Part one, in which I Am Brilliant.

So Wednesday I took that awesome picture of Cersei on my cell phone. I turned on the bluetooth, uploaded the picture, made a post, and forgot about it. Then Thursday or Friday I remembered the bluetooth broadcasting was still on, draining a little extra battery, so I turned it off.

Saturday afternoon I noticed that I had not, in fact, turned off the bluetooth. I turned off the phone’s ability to send and receive calls, which is on the same screen as the bluetooth. My phone had been a PDA-only for a couple of days. Woops. Turned the phone on (and bluetooth off), checked my voice mail, and got a cryptic message from my uncle.

I called their house and my aunt answered. I told her I was planning to come down Sunday on my way to the exam if that was ok? and she said fine. She didn’t mention him calling so I figured it wasn’t that important.

Part two, in which I Know My Horses When I See Them!

I always go see the horses first, then visit the house on the way back out. I’d dropped Cersei with my parents, so driving out to the horses was a little lonely. I was bouncing through the field adjacent to the horses when I saw a flash of something that looked an awful lot like the spotted mare’s flank in the corral by the barn. I briefly thought “Nah, that’s just a new cow getting acclimated in the barn” but it just didn’t feel right. I know my horses when I see them. Anybody with pets or kids knows what I’m talking about.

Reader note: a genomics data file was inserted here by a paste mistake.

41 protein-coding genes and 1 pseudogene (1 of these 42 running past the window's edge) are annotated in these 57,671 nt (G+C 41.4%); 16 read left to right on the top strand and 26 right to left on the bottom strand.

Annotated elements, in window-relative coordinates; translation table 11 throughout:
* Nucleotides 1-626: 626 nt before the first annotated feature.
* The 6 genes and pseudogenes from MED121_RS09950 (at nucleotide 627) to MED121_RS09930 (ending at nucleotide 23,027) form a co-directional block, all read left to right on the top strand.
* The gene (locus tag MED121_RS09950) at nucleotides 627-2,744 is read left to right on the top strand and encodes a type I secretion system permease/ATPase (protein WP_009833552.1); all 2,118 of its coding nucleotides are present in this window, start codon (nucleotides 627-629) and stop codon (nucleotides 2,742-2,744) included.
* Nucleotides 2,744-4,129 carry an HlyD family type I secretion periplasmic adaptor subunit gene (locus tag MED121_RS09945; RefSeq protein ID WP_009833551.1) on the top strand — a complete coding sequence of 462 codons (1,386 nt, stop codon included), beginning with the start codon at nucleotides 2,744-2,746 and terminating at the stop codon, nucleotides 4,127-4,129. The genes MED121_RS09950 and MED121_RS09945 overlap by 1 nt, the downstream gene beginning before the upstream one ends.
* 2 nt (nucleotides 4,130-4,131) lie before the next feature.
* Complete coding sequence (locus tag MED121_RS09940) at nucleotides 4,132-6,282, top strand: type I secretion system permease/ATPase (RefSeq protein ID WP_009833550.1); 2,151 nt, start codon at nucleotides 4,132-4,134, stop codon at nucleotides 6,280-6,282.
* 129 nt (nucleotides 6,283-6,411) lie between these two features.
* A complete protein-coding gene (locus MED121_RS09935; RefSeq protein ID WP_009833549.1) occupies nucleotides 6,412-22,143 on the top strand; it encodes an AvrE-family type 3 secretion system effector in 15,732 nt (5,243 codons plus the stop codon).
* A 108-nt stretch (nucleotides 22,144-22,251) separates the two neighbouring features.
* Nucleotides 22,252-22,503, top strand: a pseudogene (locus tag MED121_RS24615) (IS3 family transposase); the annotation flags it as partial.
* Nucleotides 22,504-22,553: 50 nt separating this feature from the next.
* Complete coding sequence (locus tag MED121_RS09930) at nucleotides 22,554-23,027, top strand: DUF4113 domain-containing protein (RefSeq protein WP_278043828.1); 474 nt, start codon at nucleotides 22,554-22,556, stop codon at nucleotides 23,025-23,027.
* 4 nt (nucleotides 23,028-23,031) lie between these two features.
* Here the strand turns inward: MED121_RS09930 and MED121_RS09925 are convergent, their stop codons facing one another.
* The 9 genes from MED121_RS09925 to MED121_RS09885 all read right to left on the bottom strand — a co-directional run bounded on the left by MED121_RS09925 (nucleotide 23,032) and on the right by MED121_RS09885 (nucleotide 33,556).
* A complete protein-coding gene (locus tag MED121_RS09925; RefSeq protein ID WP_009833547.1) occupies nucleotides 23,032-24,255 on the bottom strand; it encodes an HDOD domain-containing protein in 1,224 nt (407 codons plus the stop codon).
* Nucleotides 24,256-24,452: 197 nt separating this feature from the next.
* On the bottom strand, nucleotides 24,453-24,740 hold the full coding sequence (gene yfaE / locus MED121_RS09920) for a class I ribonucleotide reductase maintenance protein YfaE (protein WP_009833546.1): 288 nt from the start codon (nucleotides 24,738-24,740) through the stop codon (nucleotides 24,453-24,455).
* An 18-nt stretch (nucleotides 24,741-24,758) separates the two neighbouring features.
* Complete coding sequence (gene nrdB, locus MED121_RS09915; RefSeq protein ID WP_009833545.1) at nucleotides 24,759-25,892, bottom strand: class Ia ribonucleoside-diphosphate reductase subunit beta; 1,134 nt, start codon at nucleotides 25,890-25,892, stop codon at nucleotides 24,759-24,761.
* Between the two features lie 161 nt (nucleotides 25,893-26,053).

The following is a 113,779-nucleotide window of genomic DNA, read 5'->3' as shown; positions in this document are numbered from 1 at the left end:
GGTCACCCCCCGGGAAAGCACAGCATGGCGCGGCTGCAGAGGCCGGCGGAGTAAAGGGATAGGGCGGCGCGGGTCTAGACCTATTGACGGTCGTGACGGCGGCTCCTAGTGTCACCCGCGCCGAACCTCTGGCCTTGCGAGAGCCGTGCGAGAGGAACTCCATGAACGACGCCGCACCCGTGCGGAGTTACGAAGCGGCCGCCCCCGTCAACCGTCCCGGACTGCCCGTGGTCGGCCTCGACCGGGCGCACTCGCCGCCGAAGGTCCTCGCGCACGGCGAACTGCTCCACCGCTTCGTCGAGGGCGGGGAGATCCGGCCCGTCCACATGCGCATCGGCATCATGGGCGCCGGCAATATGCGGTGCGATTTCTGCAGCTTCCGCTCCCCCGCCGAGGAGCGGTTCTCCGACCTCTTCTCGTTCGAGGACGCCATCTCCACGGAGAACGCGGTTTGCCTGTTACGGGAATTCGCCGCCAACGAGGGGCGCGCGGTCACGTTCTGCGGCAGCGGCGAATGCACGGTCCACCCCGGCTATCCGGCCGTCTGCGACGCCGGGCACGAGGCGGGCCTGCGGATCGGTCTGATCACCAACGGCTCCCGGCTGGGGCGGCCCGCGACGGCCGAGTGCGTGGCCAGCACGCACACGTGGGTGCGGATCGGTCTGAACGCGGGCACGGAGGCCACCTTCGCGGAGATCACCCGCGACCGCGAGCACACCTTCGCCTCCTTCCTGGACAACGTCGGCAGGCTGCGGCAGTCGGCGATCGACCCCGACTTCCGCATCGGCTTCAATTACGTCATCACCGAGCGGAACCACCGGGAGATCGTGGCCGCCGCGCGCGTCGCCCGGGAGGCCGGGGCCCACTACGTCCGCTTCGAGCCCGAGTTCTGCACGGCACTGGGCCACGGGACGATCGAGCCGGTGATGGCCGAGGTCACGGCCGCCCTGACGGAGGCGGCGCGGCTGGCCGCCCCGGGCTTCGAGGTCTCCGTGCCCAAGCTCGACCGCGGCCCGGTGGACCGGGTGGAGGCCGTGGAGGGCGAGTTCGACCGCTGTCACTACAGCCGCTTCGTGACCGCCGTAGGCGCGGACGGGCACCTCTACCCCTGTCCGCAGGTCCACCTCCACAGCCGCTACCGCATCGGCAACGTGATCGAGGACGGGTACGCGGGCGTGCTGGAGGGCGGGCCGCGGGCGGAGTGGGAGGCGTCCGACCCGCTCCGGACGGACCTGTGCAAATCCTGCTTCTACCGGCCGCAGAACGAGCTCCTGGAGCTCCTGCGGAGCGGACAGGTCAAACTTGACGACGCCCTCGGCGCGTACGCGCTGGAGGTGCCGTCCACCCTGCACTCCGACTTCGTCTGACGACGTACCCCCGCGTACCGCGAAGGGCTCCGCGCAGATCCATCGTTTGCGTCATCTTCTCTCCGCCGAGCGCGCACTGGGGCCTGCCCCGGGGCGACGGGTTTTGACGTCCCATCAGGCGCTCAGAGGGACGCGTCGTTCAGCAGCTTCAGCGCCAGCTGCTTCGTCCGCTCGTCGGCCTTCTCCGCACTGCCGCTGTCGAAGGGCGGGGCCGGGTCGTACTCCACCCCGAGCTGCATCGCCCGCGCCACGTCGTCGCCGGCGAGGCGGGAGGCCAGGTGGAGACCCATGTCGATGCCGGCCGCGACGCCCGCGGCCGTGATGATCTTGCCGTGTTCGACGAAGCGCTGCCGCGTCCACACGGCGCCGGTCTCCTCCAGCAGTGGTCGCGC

I stopped by the gate to the barn area and got out. Sure enough, it was her. She was sticky with sweat and pacing around, but she wasn’t dangerously panicked. I petted her nose, shooed her away to watch her move, and looked really carefully all over her. She had two fresh minor cuts on her legs but was otherwise just fine.

I got back in the truck and drove the 200 yards or so to the horse pasture. The other three were standing at the fence, staring at the direction I’d come from. They were obviously looking for the spotted one, but they were a lot calmer than she was. I guess they still had each other and that made it better. I grabbed a halter and lead rope off the gate and walked the 200 or 300 yards back to the barn area.